by David J. Rothman, 303 pp, $24.95, ISBN 0-465-08209-2, New York, NY, Basic Books Inc, 1991.
The author is a historian and professor of social medicine. The text provides, as does most good historical writing, more than a chronicle of a time or a depiction of the roles of actors in an era. Professor Rothman examines the relationship of physician to patient and documents how this has changed, particularly during the decade 1966 through 1976. The author does more than describe the change; he develops the thesis that the changed relationship is a consequence of the loss of trust in the physician. The appearance of "strangers at the bedside," the metaphor chosen to describe the individuals and agencies who now must be considered and consulted during the course of patient care, is, as the author recognizes, complex.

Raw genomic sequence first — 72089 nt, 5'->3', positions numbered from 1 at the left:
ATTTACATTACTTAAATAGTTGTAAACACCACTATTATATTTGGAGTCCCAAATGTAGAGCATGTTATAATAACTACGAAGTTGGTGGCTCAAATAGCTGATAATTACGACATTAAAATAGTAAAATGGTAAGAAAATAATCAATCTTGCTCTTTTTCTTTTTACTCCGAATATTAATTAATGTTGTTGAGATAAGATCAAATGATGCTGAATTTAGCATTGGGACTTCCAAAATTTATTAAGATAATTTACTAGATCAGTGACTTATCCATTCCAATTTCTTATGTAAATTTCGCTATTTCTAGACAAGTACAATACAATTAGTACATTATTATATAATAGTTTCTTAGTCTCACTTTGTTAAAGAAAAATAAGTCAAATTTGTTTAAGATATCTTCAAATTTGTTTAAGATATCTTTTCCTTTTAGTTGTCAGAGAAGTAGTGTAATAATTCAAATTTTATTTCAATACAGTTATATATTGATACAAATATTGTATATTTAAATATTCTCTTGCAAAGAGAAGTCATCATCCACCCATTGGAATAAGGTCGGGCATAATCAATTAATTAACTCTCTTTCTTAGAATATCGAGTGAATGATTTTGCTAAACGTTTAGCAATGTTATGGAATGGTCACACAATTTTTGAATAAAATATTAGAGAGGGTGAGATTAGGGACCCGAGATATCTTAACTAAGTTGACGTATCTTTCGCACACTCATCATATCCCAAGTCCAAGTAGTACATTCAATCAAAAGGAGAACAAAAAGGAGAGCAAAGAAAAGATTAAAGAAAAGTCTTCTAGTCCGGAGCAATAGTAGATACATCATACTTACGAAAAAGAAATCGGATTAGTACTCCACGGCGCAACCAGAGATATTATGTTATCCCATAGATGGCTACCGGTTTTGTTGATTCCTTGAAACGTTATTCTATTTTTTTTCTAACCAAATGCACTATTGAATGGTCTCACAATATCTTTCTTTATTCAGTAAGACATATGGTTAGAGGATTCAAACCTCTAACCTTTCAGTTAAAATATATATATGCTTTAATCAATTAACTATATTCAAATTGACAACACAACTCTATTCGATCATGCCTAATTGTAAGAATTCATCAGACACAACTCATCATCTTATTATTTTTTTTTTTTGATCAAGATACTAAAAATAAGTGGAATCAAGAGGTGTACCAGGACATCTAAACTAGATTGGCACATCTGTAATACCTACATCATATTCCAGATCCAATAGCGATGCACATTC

Rothman identifies the work of Henry Beecher, published in 1966, as the signal event that summoned the attention of government and public to failings by physicians to protect human
Troup SB. Strangers at the Bedside: A History of How Law and Bioethics Transformed Medical Decision Making. JAMA. 1991;266(6):851. doi:10.1001/jama.1991.03470060113041